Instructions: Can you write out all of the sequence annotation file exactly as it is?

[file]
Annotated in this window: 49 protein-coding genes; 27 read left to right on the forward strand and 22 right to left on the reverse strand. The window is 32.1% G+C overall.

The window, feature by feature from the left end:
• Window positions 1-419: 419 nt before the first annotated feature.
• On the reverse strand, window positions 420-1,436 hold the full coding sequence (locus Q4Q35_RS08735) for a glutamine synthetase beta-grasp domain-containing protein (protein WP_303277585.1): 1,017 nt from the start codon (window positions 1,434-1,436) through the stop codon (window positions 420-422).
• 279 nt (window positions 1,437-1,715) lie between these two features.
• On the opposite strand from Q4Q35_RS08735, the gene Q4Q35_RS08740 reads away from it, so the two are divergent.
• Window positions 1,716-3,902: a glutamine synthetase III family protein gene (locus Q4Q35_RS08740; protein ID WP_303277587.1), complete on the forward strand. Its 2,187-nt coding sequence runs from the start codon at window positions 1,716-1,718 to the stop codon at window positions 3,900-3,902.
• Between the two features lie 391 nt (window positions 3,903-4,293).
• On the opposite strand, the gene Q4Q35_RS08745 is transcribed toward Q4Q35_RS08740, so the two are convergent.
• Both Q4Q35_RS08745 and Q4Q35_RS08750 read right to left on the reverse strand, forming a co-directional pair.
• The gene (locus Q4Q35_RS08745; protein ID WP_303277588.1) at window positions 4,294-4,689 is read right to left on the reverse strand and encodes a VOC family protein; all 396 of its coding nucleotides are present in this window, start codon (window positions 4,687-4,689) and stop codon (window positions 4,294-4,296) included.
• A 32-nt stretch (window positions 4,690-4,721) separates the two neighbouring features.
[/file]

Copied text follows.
Annotated in this window: 49 protein-coding genes; 27 read left to right on the forward strand and 22 right to left on the reverse strand. The window is 32.1% G+C overall.

The window, feature by feature from the left end:
• Window positions 1-419: 419 nt before the first annotated feature.
• On the reverse strand, window positions 420-1,436 hold the full coding sequence (locus Q4Q35_RS08735) for a glutamine synthetase beta-grasp domain-containing protein (protein WP_303277585.1): 1,017 nt from the start codon (window positions 1,434-1,436) through the stop codon (window positions 420-422).
• 279 nt (window positions 1,437-1,715) lie between these two features.
• On the opposite strand from Q4Q35_RS08735, the gene Q4Q35_RS08740 reads away from it, so the two are divergent.
• Window positions 1,716-3,902: a glutamine synthetase III family protein gene (locus Q4Q35_RS08740; protein ID WP_303277587.1), complete on the forward strand. Its 2,187-nt coding sequence runs from the start codon at window positions 1,716-1,718 to the stop codon at window positions 3,900-3,902.
• Between the two features lie 391 nt (window positions 3,903-4,293).
• On the opposite strand, the gene Q4Q35_RS08745 is transcribed toward Q4Q35_RS08740, so the two are convergent.
• Both Q4Q35_RS08745 and Q4Q35_RS08750 read right to left on the reverse strand, forming a co-directional pair.
• The gene (locus Q4Q35_RS08745; protein ID WP_303277588.1) at window positions 4,294-4,689 is read right to left on the reverse strand and encodes a VOC family protein; all 396 of its coding nucleotides are present in this window, start codon (window positions 4,687-4,689) and stop codon (window positions 4,294-4,296) included.
• A 32-nt stretch (window positions 4,690-4,721) separates the two neighbouring features.